3.2. The choice of the legal basis

Against this background this proposal addresses two closely linked issues of Community interest, namely the proper functioning of the Internal Market and interoperability of electronic trans-European networks. Firstly the introduction of technically complex requirements for security in networks and information systems at Member State and Community level could hamper the full deployment of the Internal Market principles. Secondly, the smooth operation of the Internal Market also depends on the interoperability of security functions in networks and information systems.

The following sections refer to the Sections 1-5 in the proposal.

3.3. Section 1 - objectives and tasks

3.3.1. Objectives

The broad objective of the Agency is to create a common understanding in Europe of issues relating to information security that is necessary to ensure the availability and security of networks and information systems in the Union. To meet this objective the definition of network and information security has to be wide and cover all activities that can have adverse effects on the security of networks and information systems.

The Agency shall be able to provide assistance in the application of Community measures relating to network and information security. The assistance it provides shall help ensure interoperability of information security functions in networks and information systems, thereby contributing to the functioning of the Internal Market. It shall enhance the capability of both Community and Member States to respond to network and information security problems. The Agency will play a key role for the security of Europe's networks and information systems and the development of the information society in general.

3.3.2. Tasks

The Agency will have advisory and co-ordinating functions, where data on information security is gathered and analysed. Today both public and private organisations with different objectives gather data on IT-incidents and other data relevant to information security. There is, however, no central entity on European level that in a comprehensive manner can collect and analyse data and provide opinions and advice to support the Community's policy work on network and information security. The Agency will serve as a centre of expertise where both Member States and Community Institutions can seek advice on technical matters relating to security.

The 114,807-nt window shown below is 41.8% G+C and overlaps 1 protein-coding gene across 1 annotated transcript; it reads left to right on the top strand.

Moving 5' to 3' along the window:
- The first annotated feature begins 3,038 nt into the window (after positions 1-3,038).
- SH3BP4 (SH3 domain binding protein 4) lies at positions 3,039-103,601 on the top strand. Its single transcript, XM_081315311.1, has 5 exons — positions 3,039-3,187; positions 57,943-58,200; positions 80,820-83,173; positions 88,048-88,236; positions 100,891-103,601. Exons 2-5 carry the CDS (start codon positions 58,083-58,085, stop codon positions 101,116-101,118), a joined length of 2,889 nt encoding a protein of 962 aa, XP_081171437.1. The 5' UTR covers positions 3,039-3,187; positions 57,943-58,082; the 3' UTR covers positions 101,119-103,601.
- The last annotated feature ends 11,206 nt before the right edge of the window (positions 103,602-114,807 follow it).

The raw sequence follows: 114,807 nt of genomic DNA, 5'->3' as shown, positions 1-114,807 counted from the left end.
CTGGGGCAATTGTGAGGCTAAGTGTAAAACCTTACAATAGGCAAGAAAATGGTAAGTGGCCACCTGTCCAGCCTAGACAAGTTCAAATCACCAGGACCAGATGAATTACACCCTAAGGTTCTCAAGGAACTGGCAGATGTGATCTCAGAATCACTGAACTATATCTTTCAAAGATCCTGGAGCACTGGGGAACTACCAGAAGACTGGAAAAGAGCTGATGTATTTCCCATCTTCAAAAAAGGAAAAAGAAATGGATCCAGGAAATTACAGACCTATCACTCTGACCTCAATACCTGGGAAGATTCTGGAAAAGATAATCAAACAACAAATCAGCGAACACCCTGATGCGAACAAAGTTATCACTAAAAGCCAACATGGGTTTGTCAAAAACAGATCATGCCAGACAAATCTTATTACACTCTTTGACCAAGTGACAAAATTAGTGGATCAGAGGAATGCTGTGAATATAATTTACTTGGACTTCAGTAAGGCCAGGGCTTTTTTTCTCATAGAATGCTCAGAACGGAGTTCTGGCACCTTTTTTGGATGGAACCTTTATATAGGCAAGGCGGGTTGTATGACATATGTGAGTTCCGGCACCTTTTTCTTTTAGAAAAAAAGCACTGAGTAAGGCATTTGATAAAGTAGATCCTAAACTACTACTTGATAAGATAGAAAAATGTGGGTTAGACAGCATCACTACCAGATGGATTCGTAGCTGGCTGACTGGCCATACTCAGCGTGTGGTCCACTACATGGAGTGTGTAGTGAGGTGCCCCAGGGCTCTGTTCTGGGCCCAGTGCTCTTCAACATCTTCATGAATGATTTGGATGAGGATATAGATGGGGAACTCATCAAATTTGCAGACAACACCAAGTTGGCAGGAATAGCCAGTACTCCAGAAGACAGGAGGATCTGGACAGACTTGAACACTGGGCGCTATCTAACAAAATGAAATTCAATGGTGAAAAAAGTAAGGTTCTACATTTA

The Agency will further contribute to a broad co-operation between different actors in the information security field, e.g. to assist in the follow-up activities in support of secure e-business. Such co-operation will be a vital prerequisite for the secure functioning of networks and information systems in Europe. The participation and involvement of all stakeholders is necessary.

The Agency will contribute to a co-ordinated approach to information security by providing support to Member States, e.g. on the promotion of risk assessment and awareness raising actions. To ensure interoperability of networks and information systems, the Agency will also provide opinions and support for harmonised processes and procedures in the Member States when applying technical requirements that affect security. Not only legal requirements, but to a large extent technical requirements can affect the interoperability and create obstacles to the well functioning Internal Market.

The Agency will further play a supportive role in the identification of the relevant standardisation needs, and in the promotion of security standards and certification schemes and of their widest possible use by the Commission and the Member States in support of the European legislation.